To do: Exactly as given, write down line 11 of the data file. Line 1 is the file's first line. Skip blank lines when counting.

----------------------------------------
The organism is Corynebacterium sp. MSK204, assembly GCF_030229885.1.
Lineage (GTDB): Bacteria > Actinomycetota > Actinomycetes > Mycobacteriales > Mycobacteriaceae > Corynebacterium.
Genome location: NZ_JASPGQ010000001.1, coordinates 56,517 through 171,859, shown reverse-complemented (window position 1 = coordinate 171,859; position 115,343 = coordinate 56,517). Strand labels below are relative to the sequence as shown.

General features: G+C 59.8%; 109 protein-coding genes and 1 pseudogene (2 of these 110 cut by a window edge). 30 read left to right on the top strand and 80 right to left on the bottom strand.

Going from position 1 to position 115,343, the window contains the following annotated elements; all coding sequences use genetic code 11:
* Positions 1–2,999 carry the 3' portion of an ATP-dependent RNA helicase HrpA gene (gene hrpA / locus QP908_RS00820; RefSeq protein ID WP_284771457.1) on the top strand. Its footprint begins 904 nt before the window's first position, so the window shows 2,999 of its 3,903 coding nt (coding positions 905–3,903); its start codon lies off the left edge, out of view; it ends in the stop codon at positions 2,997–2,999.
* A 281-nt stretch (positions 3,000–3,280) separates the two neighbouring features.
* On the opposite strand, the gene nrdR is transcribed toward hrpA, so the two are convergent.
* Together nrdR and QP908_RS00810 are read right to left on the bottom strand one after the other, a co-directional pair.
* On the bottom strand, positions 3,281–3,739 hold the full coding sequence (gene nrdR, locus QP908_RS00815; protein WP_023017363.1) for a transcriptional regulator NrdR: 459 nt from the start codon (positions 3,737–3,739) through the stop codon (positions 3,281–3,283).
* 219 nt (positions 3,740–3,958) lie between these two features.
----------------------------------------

* 219 nt (positions 3,740–3,958) lie between these two features.